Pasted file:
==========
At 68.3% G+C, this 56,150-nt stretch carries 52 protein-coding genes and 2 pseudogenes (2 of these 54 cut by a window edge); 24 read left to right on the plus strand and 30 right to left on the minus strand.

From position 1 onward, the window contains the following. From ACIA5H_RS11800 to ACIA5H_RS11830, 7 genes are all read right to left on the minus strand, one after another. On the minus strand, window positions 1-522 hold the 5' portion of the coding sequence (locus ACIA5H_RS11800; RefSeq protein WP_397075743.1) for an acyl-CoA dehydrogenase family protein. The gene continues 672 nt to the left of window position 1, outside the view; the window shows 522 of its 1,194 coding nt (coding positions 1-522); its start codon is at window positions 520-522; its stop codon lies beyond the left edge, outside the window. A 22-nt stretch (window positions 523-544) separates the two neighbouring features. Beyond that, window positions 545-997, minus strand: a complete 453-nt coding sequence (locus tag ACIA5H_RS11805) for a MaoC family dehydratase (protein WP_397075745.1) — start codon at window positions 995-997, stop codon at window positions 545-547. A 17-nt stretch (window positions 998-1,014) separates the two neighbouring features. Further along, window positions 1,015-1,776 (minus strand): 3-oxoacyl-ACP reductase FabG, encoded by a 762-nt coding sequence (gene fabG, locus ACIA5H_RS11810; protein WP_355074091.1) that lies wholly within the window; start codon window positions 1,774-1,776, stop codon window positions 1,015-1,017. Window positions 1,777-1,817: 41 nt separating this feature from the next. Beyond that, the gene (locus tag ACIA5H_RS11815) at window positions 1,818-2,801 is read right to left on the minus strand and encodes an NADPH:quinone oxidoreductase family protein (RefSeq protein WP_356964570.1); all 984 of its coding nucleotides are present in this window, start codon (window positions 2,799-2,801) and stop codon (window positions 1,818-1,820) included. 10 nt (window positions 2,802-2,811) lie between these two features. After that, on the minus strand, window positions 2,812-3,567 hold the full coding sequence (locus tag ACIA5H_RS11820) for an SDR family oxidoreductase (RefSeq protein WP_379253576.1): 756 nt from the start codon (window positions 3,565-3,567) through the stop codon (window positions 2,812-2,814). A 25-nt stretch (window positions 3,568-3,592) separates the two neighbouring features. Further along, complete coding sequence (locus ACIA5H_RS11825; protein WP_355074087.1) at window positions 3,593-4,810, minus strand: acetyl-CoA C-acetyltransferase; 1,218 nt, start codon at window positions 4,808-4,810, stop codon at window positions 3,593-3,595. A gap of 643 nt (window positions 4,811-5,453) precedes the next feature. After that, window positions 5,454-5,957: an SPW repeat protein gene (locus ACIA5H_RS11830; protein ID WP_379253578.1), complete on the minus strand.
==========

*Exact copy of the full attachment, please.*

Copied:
At 68.3% G+C, this 56,150-nt stretch carries 52 protein-coding genes and 2 pseudogenes (2 of these 54 cut by a window edge); 24 read left to right on the plus strand and 30 right to left on the minus strand.

From position 1 onward, the window contains the following. From ACIA5H_RS11800 to ACIA5H_RS11830, 7 genes are all read right to left on the minus strand, one after another. On the minus strand, window positions 1-522 hold the 5' portion of the coding sequence (locus ACIA5H_RS11800; RefSeq protein WP_397075743.1) for an acyl-CoA dehydrogenase family protein. The gene continues 672 nt to the left of window position 1, outside the view; the window shows 522 of its 1,194 coding nt (coding positions 1-522); its start codon is at window positions 520-522; its stop codon lies beyond the left edge, outside the window. A 22-nt stretch (window positions 523-544) separates the two neighbouring features. Beyond that, window positions 545-997, minus strand: a complete 453-nt coding sequence (locus tag ACIA5H_RS11805) for a MaoC family dehydratase (protein WP_397075745.1) — start codon at window positions 995-997, stop codon at window positions 545-547. A 17-nt stretch (window positions 998-1,014) separates the two neighbouring features. Further along, window positions 1,015-1,776 (minus strand): 3-oxoacyl-ACP reductase FabG, encoded by a 762-nt coding sequence (gene fabG, locus ACIA5H_RS11810; protein WP_355074091.1) that lies wholly within the window; start codon window positions 1,774-1,776, stop codon window positions 1,015-1,017. Window positions 1,777-1,817: 41 nt separating this feature from the next. Beyond that, the gene (locus tag ACIA5H_RS11815) at window positions 1,818-2,801 is read right to left on the minus strand and encodes an NADPH:quinone oxidoreductase family protein (RefSeq protein WP_356964570.1); all 984 of its coding nucleotides are present in this window, start codon (window positions 2,799-2,801) and stop codon (window positions 1,818-1,820) included. 10 nt (window positions 2,802-2,811) lie between these two features. After that, on the minus strand, window positions 2,812-3,567 hold the full coding sequence (locus tag ACIA5H_RS11820) for an SDR family oxidoreductase (RefSeq protein WP_379253576.1): 756 nt from the start codon (window positions 3,565-3,567) through the stop codon (window positions 2,812-2,814). A 25-nt stretch (window positions 3,568-3,592) separates the two neighbouring features. Further along, complete coding sequence (locus ACIA5H_RS11825; protein WP_355074087.1) at window positions 3,593-4,810, minus strand: acetyl-CoA C-acetyltransferase; 1,218 nt, start codon at window positions 4,808-4,810, stop codon at window positions 3,593-3,595. A gap of 643 nt (window positions 4,811-5,453) precedes the next feature. After that, window positions 5,454-5,957: an SPW repeat protein gene (locus ACIA5H_RS11830; protein ID WP_379253578.1), complete on the minus strand.